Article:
Our origins and who we are today
As part of the strategy process, we have revisited and clarified our mandate, principles and core values. These guide us as we set out to deliver real impact in a changing world over the coming years.
Stockholm Environment Institute (SEI) was founded in 1989 and is named after the Stockholm Declaration of 1972 (see box below). We look to this declaration as the origin of our mandate, and we fulfil that mandate through research and engagement.
SEI is a research institute that covers a wide range of knowledge-related activities. Our researchers carry out scientific studies and assessments, produce transdisciplinary knowledge, develop software tools, build networks, engage with policy and decision making, conduct training, and much more.
SEI’s mission, which has been in place since the late 1990s, is more relevant than ever and we remain committed to our role as a bridging organization.1
SEI focuses on environmental dimensions of human development and well-being and, as set out in our Statutes, aims to contribute to better living conditions around the world, including for poor and vulnerable groups, through better “policies, technologies and related management techniques and strategies for an environmentally sustainable development of society”.
SEI sees that poverty and environment are interconnected and need to be addressed together. People in poverty are usually the most vulnerable to the effects of land-use change, environmental pollution and climate change. And in some contexts, poverty contributes to environmental degradation, because where people lack knowledge, resources and basic services they can over-exploit the local environment on which they depend.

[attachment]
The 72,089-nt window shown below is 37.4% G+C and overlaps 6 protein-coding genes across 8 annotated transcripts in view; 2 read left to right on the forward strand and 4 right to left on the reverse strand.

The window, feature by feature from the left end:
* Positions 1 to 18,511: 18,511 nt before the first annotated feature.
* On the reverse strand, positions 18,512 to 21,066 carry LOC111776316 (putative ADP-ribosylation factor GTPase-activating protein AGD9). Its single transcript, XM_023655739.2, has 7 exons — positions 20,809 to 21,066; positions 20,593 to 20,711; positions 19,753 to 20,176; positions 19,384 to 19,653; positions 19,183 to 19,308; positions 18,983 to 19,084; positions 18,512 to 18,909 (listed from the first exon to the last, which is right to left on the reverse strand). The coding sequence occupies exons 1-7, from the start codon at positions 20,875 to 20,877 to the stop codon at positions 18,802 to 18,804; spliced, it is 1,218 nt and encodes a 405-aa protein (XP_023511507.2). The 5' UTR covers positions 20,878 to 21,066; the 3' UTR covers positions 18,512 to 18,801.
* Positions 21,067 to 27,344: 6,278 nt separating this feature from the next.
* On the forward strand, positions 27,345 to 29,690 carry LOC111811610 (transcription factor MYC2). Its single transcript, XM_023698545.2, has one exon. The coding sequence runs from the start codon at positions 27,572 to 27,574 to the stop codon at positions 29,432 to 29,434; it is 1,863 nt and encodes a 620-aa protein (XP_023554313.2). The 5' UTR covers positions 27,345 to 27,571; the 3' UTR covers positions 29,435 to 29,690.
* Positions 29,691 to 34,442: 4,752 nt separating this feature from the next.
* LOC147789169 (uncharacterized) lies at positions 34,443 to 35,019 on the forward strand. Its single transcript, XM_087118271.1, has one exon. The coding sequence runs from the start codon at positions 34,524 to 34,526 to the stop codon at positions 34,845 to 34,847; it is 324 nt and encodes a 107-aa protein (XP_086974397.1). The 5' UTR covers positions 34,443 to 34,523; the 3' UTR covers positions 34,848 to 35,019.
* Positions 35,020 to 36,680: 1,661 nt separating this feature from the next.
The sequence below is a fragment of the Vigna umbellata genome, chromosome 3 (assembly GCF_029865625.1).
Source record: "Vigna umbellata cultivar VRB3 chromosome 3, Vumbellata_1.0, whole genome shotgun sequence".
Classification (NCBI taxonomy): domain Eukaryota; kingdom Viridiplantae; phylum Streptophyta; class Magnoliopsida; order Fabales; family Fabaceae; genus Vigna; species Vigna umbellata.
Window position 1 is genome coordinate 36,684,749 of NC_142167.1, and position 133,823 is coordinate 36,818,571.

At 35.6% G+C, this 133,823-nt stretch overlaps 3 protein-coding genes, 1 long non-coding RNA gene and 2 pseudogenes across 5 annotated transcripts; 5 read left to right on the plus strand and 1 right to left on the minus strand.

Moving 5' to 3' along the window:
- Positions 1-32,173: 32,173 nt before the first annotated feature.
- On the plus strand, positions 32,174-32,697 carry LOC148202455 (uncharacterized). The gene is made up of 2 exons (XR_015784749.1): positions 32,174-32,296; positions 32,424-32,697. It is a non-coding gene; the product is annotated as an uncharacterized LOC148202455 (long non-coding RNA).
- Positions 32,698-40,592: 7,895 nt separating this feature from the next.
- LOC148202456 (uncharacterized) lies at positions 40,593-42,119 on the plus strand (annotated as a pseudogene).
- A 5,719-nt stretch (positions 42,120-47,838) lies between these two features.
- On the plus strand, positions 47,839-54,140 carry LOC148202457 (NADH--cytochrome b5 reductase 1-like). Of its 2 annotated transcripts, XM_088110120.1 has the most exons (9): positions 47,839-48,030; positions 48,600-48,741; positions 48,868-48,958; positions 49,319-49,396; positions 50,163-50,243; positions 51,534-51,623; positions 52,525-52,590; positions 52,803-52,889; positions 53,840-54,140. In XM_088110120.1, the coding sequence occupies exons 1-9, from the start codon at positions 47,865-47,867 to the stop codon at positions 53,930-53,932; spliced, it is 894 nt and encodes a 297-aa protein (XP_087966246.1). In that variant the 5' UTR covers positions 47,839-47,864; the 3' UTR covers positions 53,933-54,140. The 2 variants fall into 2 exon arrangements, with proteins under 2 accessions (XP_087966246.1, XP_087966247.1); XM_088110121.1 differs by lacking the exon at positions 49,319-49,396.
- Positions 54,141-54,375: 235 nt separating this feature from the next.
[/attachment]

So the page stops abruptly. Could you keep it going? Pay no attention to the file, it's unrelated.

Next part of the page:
All SEI’s work recognizes the connection between development and the environment, and our mandate and focus remain on the environmental dimensions of sustainable development. We are investing to ensure that gender equality, social equity and poverty are integrated across our research and engagement.
SEI’s knowledge is based on science. We produce scientific publications, including peer reviewed articles in high-impact scientific and practice-oriented journals. Our credibility and trustworthiness as an independent partner are central to our identity, and we invest in long-term partnerships with selected universities.
We collect data through original applied research, conduct synthesis and assessment, and analyse evidence to solve problems and address policy agendas, without pre-set positions. The issues we address tend to be complex, with difficult trade-offs that need systematic and balanced consideration. In doing so we take a systems perspective – we focus on the whole picture and combine complementary skill sets from different disciplines.
SEI has a trust-based organizational culture, and our people breathe life into and carry out our mission. We put high levels of confidence in our colleagues around the world, which enables SEI researchers to innovate, take initiative, and engage with key arenas of decision making.
SEI is innovative and adaptive in order to respond to new challenges. We cross-fertilize research areas and competences to develop new tools and approaches. Creative and networked researchers develop our research agenda, and we set up structures (“innovative spaces”), to enable and incentivize innovation and connect them to our project delivery model.
SEI is responsive. Knowledge on its own is rarely enough to induce change; solutions need to be grounded in and responsive to context. Our Headquarters and centres (see Section 1.2). enable us to engage in regional, national and local policy processes where there is potential for change, and to connect these to global policy agendas (see Section 3.3). Nearly all our projects either work with decision makers in a very involved way or supply them with targeted and relevant knowledge derived from projects. We seek to take advantage of windows of opportunity and ensure that insights can be applied in practice by decision makers, whether in regional assemblies, government offices, or rural households and communities.
SEI is solution-oriented and designs its projects to take advantage of opportunities to address and mitigate challenges and empower the right actors. We recognize that visions of “global transformations” must be broken down into meaningful and actionable parts, focusing on concrete levers for change in the here and now, and at the appropriate levels of decision making.